Socialism certainly isn’t the most freedom-loving ideology that has proven to be successful. Although there are a lot of people out there who think socialism is the cure for all – a woman interviewed by Former Soviet Citizen on YouTube thinks North Korea is a paradise (no kidding, check this video out).
Heck, I’ve interviewed people when I covered the Occupy movement in Toronto last year that wanted a minimum wage of $20 per hour and the government to own businesses! Don’t believe me? Check this article out!
Well, France elected the Socialist Party and its leader, Francois Hollande. Economic Collapse News has reported about the nation’s 75 percent super-tax on those affluent in France. As anyone who understands economics and the derelictions of socialism, it was safe to assume even during the presidential campaign earlier this year that France was going to have unintended consequences.
Yesterday, I reported about how there is an influx of millionaires selling their property in France and making inquiries in Great Britain. Even the British Prime Minister David Cameron noted that he’d welcome the business owners and the rich with a red carpet.
Here are some excerpts from the article:
“A leading real estate agency has revealed in a report that more than 400 €1million ($1.28 million) homes have been put on the market since France elected Socialist leader Francois Hollande as president. Are the rich fleeing the 75 percent super-tax?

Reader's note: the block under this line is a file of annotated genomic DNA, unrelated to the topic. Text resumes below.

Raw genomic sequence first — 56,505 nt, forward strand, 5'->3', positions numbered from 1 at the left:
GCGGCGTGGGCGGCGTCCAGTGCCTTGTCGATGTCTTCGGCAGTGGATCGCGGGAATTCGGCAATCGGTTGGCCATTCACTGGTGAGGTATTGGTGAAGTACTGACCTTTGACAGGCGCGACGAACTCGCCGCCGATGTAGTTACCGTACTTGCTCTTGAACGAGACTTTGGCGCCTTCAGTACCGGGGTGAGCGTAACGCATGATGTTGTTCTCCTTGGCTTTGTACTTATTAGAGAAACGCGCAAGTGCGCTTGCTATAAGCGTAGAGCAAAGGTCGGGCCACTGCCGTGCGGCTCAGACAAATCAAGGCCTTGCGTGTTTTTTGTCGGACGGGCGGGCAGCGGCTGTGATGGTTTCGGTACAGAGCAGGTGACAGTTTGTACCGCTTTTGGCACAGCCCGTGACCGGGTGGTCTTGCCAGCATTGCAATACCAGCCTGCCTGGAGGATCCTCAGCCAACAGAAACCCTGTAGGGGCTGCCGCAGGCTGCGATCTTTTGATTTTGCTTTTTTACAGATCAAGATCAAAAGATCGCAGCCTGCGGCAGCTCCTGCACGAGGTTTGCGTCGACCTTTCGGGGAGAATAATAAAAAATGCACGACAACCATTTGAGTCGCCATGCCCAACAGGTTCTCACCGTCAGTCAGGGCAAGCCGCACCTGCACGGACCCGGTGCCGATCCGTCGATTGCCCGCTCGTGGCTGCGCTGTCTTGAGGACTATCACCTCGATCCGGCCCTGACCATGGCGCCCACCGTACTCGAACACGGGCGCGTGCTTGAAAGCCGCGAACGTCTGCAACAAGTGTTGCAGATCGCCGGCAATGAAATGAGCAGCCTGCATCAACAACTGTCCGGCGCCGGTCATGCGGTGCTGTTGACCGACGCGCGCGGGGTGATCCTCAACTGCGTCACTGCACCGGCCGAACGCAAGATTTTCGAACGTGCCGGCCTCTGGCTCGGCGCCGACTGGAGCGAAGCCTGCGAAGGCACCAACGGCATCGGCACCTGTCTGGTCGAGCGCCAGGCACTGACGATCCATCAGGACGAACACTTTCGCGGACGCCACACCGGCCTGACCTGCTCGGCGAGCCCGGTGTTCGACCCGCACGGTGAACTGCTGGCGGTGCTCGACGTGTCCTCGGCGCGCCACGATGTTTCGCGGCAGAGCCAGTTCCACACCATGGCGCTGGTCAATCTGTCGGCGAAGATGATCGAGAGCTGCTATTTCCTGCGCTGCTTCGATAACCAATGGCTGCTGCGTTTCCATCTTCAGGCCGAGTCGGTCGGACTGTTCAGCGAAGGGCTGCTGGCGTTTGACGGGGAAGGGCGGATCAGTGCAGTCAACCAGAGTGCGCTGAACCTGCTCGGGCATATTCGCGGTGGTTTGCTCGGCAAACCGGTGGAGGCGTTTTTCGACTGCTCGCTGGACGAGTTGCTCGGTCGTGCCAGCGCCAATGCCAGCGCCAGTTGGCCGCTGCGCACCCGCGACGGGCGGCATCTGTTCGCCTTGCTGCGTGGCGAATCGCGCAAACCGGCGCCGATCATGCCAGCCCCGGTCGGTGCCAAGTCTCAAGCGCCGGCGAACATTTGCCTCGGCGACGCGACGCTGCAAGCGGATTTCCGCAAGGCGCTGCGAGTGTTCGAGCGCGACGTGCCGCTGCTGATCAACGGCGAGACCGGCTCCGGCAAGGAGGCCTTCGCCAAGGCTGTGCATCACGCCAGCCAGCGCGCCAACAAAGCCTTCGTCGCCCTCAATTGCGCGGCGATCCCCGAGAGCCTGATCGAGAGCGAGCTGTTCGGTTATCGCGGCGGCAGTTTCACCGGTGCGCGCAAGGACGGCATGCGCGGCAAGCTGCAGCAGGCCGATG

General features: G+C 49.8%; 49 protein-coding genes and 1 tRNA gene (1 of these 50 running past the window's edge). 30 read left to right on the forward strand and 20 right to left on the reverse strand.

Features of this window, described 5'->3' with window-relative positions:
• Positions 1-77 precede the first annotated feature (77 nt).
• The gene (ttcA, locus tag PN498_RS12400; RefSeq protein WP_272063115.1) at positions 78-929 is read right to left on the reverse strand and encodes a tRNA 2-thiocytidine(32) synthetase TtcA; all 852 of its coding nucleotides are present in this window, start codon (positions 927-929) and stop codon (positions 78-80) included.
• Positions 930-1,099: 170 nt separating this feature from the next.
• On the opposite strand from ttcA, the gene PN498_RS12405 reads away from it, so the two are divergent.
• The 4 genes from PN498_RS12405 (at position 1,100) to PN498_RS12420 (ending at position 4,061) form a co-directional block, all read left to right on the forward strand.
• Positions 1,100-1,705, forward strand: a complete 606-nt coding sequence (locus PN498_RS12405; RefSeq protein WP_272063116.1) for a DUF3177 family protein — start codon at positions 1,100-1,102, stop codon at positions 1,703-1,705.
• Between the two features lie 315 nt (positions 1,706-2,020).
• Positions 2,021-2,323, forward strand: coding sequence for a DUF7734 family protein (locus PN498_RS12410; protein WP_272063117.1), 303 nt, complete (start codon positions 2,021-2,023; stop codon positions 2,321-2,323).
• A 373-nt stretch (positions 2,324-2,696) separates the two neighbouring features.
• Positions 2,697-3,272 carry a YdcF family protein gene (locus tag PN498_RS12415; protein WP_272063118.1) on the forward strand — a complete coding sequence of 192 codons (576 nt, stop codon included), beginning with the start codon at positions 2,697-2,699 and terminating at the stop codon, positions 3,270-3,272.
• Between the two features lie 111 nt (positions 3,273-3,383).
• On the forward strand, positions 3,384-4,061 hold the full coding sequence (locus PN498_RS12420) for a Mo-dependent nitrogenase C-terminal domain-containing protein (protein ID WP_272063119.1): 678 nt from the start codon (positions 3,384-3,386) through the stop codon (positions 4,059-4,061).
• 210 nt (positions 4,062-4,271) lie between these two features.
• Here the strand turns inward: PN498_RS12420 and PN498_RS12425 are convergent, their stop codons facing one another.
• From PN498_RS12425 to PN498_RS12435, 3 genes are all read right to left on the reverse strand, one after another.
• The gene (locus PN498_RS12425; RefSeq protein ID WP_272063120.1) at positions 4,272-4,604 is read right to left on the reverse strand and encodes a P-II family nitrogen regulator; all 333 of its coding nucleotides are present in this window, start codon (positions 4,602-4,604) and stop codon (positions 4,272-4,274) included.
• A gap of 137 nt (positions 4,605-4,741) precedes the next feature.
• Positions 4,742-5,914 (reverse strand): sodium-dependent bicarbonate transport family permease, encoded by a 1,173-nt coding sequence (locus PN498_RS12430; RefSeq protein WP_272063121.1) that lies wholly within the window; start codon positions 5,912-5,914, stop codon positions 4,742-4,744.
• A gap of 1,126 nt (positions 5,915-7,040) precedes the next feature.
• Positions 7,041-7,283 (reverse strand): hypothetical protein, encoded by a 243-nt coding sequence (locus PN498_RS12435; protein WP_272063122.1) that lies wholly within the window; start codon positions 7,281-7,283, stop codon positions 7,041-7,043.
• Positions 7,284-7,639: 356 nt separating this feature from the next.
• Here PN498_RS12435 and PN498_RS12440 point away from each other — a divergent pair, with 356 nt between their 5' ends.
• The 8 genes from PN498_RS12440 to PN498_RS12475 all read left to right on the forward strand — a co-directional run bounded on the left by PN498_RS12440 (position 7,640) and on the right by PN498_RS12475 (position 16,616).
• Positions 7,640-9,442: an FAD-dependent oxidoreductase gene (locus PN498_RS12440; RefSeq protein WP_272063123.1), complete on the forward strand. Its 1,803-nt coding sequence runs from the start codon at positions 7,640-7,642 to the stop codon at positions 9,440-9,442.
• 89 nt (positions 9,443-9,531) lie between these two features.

“Is this sign of an unintended consequence of the Socialist government’s economic policies in France?
“The Daily Mail has discovered that the nation’s luxury real estate market has seen an influx of homes being put up for sale since the Socialists entered government in the spring. More than 400 €1million ($1.28 million) homes in Paris are on the market, which is more than double from a year ago in the same period.
“Many are speculating that this is a sign the affluent in France are exiting the country. This is in part due to the president’s proposed 75 percent tax on individuals earning more than €1million ($1.28 million). A large number of people also fear higher taxes on sales of company shares and investing money overseas – the latest 2013 budget proposal includes an increase in the capital gains tax and a cap on deductions for large companies.”
The full article can be found here.